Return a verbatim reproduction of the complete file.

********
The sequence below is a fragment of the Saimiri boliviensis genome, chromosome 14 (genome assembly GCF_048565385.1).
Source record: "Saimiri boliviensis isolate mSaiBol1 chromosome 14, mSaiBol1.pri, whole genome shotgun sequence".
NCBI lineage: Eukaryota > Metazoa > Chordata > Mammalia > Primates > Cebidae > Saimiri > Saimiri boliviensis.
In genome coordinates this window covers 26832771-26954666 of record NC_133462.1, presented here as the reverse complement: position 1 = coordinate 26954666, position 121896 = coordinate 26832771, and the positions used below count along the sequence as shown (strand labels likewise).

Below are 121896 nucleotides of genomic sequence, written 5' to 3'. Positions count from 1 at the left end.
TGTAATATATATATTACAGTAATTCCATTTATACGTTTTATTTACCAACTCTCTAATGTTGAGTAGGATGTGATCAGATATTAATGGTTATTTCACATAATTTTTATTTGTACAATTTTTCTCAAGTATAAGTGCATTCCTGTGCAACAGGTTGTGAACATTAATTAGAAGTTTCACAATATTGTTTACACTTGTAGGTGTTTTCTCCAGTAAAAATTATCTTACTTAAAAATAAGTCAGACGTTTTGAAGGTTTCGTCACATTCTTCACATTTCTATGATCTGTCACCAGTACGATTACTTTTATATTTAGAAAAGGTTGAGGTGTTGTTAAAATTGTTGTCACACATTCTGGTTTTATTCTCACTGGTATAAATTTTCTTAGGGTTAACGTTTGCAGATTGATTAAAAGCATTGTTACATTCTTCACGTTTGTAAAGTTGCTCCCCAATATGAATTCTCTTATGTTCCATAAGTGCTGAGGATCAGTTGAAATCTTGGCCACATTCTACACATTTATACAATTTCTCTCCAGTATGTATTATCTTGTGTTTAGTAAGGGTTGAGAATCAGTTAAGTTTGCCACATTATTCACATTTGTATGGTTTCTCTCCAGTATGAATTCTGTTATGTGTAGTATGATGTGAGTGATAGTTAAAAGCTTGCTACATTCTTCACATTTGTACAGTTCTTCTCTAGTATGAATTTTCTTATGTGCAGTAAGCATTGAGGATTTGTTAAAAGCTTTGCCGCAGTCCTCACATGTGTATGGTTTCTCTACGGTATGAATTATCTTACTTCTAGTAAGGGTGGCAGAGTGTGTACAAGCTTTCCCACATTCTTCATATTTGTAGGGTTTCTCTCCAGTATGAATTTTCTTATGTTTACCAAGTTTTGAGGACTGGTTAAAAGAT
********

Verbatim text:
The sequence below is a fragment of the Saimiri boliviensis genome, chromosome 14 (genome assembly GCF_048565385.1).
Source record: "Saimiri boliviensis isolate mSaiBol1 chromosome 14, mSaiBol1.pri, whole genome shotgun sequence".
NCBI lineage: Eukaryota > Metazoa > Chordata > Mammalia > Primates > Cebidae > Saimiri > Saimiri boliviensis.
In genome coordinates this window covers 26832771-26954666 of record NC_133462.1, presented here as the reverse complement: position 1 = coordinate 26954666, position 121896 = coordinate 26832771, and the positions used below count along the sequence as shown (strand labels likewise).

Below are 121896 nucleotides of genomic sequence, written 5' to 3'. Positions count from 1 at the left end.
TGTAATATATATATTACAGTAATTCCATTTATACGTTTTATTTACCAACTCTCTAATGTTGAGTAGGATGTGATCAGATATTAATGGTTATTTCACATAATTTTTATTTGTACAATTTTTCTCAAGTATAAGTGCATTCCTGTGCAACAGGTTGTGAACATTAATTAGAAGTTTCACAATATTGTTTACACTTGTAGGTGTTTTCTCCAGTAAAAATTATCTTACTTAAAAATAAGTCAGACGTTTTGAAGGTTTCGTCACATTCTTCACATTTCTATGATCTGTCACCAGTACGATTACTTTTATATTTAGAAAAGGTTGAGGTGTTGTTAAAATTGTTGTCACACATTCTGGTTTTATTCTCACTGGTATAAATTTTCTTAGGGTTAACGTTTGCAGATTGATTAAAAGCATTGTTACATTCTTCACGTTTGTAAAGTTGCTCCCCAATATGAATTCTCTTATGTTCCATAAGTGCTGAGGATCAGTTGAAATCTTGGCCACATTCTACACATTTATACAATTTCTCTCCAGTATGTATTATCTTGTGTTTAGTAAGGGTTGAGAATCAGTTAAGTTTGCCACATTATTCACATTTGTATGGTTTCTCTCCAGTATGAATTCTGTTATGTGTAGTATGATGTGAGTGATAGTTAAAAGCTTGCTACATTCTTCACATTTGTACAGTTCTTCTCTAGTATGAATTTTCTTATGTGCAGTAAGCATTGAGGATTTGTTAAAAGCTTTGCCGCAGTCCTCACATGTGTATGGTTTCTCTACGGTATGAATTATCTTACTTCTAGTAAGGGTGGCAGAGTGTGTACAAGCTTTCCCACATTCTTCATATTTGTAGGGTTTCTCTCCAGTATGAATTTTCTTATGTTTACCAAGTTTTGAGGACTGGTTAAAAGAT